As paranoia grips the West, Chinese and Russian spies are said to threaten us all and bloc politics are emerging again. Let us draw on Arthur Miller’s The Crucible for lessons on how to tread the line between naivety and hysteria in society.
Arthur Miller’s The Crucible is a fictional recasting of the very real tale of the Salem witch trials in the United States between 1692 and 1693. During this time, hundreds were accused of witchcraft leading to hangings and executions.
The basic premise of the story is a group of girls are caught attempting to conjure up a spell. They deny the claims and lie to protect themselves. Their lies take on a life of their own and culminate in the hysteria surrounding the spread of witchcraft in Salem.
One of the more opportunistic girls seizes the subsequent hysteria to accuse the wife of a man she is in love of with and rejected by, witchcraft in order to rid of her. Sensing the shifting public opinion and a dawning realization his wife may be executed, the husband falsely ‘confesses’ to the crime of witchcraft to save his wife but to no avail. Both are hanged, whilst the girls originally accused flee.
The story is a lesson in the danger of hysteria and how information can take on a life of its own once in the public domain. Criminality is weaponized and rather than ridding society of its ills, is manipulated by different actors with differing intentions seeking to further their own agenda. This blurs the lines between fact and fiction, and what is just and unjust. Unintended consequences emerge and innocent people are punished.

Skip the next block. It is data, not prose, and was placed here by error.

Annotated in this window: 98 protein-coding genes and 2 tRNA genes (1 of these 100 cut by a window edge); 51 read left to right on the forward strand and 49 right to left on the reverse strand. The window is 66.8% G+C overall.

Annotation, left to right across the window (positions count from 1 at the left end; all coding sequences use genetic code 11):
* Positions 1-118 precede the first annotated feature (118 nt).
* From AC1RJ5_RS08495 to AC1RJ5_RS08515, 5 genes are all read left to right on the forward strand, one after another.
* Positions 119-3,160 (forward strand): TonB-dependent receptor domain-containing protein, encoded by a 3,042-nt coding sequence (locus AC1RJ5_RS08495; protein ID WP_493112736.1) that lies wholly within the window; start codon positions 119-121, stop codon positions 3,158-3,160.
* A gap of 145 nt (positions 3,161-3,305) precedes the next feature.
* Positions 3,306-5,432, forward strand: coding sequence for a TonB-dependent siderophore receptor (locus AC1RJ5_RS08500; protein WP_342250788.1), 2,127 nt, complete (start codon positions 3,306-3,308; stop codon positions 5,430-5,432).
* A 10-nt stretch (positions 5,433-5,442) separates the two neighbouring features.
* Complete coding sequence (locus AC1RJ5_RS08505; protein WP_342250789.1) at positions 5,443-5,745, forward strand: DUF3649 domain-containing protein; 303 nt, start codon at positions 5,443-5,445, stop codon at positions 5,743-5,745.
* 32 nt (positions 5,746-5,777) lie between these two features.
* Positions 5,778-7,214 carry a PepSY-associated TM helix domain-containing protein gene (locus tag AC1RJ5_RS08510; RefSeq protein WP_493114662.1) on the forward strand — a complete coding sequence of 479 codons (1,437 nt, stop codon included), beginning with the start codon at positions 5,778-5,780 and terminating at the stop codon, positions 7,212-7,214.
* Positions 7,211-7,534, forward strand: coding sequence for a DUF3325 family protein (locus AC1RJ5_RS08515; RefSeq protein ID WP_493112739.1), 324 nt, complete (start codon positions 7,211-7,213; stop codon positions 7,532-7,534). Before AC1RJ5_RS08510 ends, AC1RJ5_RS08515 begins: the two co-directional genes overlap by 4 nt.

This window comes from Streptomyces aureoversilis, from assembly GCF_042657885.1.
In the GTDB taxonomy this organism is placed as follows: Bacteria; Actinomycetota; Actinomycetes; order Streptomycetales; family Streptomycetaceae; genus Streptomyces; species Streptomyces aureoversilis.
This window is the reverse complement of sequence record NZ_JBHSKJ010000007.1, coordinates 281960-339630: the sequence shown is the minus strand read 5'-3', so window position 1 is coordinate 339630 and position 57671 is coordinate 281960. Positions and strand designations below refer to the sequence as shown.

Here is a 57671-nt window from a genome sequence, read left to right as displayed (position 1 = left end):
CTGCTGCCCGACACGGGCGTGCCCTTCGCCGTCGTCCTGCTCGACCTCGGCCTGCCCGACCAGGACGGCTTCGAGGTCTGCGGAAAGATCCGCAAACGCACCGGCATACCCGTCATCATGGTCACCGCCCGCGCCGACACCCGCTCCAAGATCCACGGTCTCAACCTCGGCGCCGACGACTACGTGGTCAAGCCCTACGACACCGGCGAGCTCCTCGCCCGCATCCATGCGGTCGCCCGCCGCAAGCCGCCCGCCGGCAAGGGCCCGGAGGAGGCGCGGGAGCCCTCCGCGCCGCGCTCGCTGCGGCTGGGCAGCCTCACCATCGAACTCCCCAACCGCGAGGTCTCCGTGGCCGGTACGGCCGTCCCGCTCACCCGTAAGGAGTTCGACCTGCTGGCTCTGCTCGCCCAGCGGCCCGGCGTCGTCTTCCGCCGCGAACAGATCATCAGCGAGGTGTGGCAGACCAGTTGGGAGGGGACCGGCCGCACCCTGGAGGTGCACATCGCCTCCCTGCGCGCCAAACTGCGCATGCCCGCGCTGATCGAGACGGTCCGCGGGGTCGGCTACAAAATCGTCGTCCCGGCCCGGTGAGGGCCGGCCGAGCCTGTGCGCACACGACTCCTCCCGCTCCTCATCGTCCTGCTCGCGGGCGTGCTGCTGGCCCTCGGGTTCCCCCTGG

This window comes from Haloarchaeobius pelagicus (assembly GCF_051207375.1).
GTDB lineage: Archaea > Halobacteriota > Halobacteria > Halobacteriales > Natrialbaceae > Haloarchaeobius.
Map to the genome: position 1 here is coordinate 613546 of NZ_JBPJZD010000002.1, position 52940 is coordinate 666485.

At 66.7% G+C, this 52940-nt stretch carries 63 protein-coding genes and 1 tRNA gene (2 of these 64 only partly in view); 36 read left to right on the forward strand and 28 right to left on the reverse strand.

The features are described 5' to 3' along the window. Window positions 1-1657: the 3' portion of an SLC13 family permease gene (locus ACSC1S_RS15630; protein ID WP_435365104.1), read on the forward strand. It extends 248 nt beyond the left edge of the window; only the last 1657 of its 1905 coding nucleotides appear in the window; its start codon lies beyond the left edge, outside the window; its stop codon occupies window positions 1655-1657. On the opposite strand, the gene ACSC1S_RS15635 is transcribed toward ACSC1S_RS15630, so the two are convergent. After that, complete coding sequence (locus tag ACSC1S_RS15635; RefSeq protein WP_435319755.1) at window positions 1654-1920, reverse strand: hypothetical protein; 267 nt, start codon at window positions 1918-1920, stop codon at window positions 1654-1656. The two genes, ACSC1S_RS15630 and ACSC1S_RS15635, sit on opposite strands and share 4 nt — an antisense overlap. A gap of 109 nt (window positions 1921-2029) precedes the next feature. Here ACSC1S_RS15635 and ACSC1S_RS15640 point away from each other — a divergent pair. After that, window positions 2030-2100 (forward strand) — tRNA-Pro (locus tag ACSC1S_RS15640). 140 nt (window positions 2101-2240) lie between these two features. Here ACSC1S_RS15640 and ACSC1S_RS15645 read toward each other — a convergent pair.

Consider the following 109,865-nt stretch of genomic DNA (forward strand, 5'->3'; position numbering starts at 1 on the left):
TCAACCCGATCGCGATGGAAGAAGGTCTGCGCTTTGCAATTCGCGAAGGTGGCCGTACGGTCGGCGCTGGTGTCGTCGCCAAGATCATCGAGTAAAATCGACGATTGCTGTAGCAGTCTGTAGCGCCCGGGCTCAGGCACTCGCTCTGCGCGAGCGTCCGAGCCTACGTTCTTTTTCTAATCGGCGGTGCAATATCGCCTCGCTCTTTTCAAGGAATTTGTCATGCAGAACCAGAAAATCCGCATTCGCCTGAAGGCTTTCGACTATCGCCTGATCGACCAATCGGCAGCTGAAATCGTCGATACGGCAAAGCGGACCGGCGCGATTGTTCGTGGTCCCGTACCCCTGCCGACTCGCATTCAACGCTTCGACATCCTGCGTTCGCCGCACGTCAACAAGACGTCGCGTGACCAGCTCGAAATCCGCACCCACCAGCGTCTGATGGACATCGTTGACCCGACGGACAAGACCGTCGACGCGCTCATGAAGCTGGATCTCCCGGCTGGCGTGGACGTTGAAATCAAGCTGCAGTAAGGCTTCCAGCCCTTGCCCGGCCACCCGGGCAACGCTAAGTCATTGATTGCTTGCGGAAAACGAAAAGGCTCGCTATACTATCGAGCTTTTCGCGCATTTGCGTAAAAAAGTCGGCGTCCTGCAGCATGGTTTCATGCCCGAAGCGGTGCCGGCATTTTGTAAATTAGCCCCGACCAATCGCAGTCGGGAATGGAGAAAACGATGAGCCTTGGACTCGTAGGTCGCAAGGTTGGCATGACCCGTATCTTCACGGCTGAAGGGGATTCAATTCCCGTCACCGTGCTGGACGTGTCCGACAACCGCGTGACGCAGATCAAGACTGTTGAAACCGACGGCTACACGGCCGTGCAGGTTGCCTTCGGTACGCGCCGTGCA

We can draw parallels between the hysteria present in The Crucible and in society today, as we explore below.
Drawing parallels between The Crucible and society today
The ongoing war between Russia and Ukraine, and the trade war between the United States and China have seen hysteria grip Western societies. Anything and everything Russian or Chinese is to be feared. The US say we must ‘de-couple’. The UK and EU say we must ‘de-risk’. What either of these things mean has been left, by design, ambiguous. This means politicians can be flexible in both interpretation and application in response to the latest international developments.
However, a consequence of such ambiguity is a tendency to conflate hysteria and national security. Spies are a useful recent example of this. In the UK, the case of the parliamentary researcher accused of being a Chinese government informant and more recently the 5 Bulgarian nationals appearing in court on charges of spying for Russia has led some to argue that Chinese and Russian spies are now a threat to us all.
The latest manifestation of such hysteria recently unfolded in Europe where Alibaba, the Chinese technological giant, stands accused of espionage in Belgium via its spin-off logistics firm Cainiao.
As I have argued previously, governments spying on one another, like it or not, is nothing new. The decision to publicize the cases and to prosecute the accused is.
Whilst intelligence and security agencies justify such an approach for its success in disrupting foreign operations to gather sensitive information, an unintended effect is to create hysteria amongst wider society.
Innocent people suffer at the hands of hysteria
Whilst such thinking begins in the upper echelons of society, government, and institutions, it gradually trickles down into the cracks of society sowing seeds of division. We have been here before.
Western citizens are allegedly being apprehended at random in China and Russia on dubious espionage cases in retaliation to the prosecution of Chinese and Russian spies in the likes of the UK, Belgium, and Germany.
In the UK, Russian people are conflated with their government and face calls to be removed from the country by officials as high ranking as the Minister for Security.
Words matter, we should use them carefully. Countries spy. It can’t be the case that some spying is okay and rational because of some sense of moral superiority. While other spying is wrong because it is a result of innate evil.
Security agencies and media institutions tread a careful line when it comes to national security – balancing naivety and hysteria is no small order – but is a task society demands.